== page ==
We’re excited to reveal the cover for Victoria Lee’s A Lesson in Vengeance, a dark atmospheric thriller about a boarding school haunted by its history of witchcraft—and two girls dangerously close to digging up the past.
Author Victoria Lee also sat down to talk with us about the novel, from its overlap with the Dark Academia genre to her joy in writing female villains.
Witchcraft is woven into the Dalloway School’s history. The school doesn’t talk about it, but the students do. And most memorable of all is the Dalloway Five–five students who all died mysteriously one after another, who some say were witches.
Before her girlfriend’s tragic death, Felicity Morrow was drawn to the dark. But after a year away from Dalloway’s ivy-covered campus, she’s determined to leave all that behind her, focus on her senior thesis, and graduate. Only it’s hard when Dalloway’s occult history is everywhere. And when the new girl won’t let her forget.
It’s Ellis Haley’s first year at Dalloway, and she’s already amassed a loyal following. A prodigy novelist at seventeen, Ellis is eccentric and brilliant, and Felicity can’t shake the pull she feels to her. So when Ellis asks Felicity for help researching the Dalloway Five for her second book, Felicity can’t say no. Given her history with the arcane, Felicity is the perfect resource. And when history begins to repeat itself, Felicity will have to face the darkness in Dalloway–and in herself.
Victoria, you have a well documented love for The Secret History and the Dark Academia genre. What were the most important elements of dark academia that you wanted to carry into your own work?
A frequent theme in dark academic literature is that of the thin line between obsession and madness. I just completed my Ph.D., so I can tell you firsthand that mental illness is disproportionately high among academics. When you’re at that level of education, there’s a lot of pressure to succeed, and your success can feel like it’s directly proportional to how much time and happiness you sacrifice to your research. Research, by the way, that’s usually about the tiniest sliver of a sliver of a subject—and that’s the topic that becomes your entire world. So the fact that dark academic media seems so concerned with the overlap between intellectual obsessions and mental illness rings true for me. I wanted to explore that in A Lesson in Vengeance. When is obsession just obsession, and when do we take obsession too far? When do we ignore mental health problems because we perceive them to be part and parcel of academic pursuit—the price you pay for passion?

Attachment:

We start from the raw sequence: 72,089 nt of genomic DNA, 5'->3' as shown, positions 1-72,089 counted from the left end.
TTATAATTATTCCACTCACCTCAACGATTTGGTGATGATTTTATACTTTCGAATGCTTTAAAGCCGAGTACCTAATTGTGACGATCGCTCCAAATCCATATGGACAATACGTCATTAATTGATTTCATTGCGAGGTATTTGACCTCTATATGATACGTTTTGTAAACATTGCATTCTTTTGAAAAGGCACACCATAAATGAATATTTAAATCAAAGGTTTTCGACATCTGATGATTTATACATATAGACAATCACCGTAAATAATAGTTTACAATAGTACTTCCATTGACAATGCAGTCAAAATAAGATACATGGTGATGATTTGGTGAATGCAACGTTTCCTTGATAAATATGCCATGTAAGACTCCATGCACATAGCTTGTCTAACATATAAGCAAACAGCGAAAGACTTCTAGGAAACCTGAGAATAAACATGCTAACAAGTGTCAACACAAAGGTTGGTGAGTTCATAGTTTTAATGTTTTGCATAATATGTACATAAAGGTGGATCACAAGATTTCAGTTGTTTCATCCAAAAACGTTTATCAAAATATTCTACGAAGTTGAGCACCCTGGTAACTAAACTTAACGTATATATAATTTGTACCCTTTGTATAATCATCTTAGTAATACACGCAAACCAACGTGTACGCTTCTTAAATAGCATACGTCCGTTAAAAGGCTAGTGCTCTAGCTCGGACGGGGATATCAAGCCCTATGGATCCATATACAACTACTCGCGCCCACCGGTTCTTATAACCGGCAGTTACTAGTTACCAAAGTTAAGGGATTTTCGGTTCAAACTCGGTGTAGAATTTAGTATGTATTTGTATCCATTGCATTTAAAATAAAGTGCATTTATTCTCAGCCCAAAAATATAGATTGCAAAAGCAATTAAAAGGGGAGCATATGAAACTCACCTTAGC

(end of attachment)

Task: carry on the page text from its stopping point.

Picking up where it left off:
Dark academia also has a very particular aesthetic. You know what I mean: elbow patches, glen check blazers, old books, ink-stained fingers and late-night poetry readings. I wanted to luxuriate in that, of course, just for the hell of it, but I also find that the dark academic aesthetic is incredibly androgynous. That makes for fertile ground to explore gender, to play with what it means to be female, to be female and perform femininity versus being assigned female at birth but not conforming to femininity—dark academia makes space for more fluid gender considerations. There’s also a tradition of queer normativity in dark academia; it’s difficult to think of a work from the dark academic canon that doesn’t have some kind of queer representation. As a nonbinary author that was particularly fun for me.
There’s also themes within dark academia of elitism and narcissism and a culture of bourgeois apathy/exceptionalism that I wanted to work through with A Lesson in Vengeance. A lot of dark academia deals with the banality of evil—how wealth and privilege make people oblivious to the moral impact of their actions in a kind of twisted moral solipsism; the rest of the world feels to the bourgeois narcissist like a stage, society nothing but set dressing and actors performing for their entertainment. I love character-driven books, I love villains and antiheroes and people doing good things for bad reasons (or bad things for good reasons); the inherent moral ambiguity of dark academia is so interesting to me.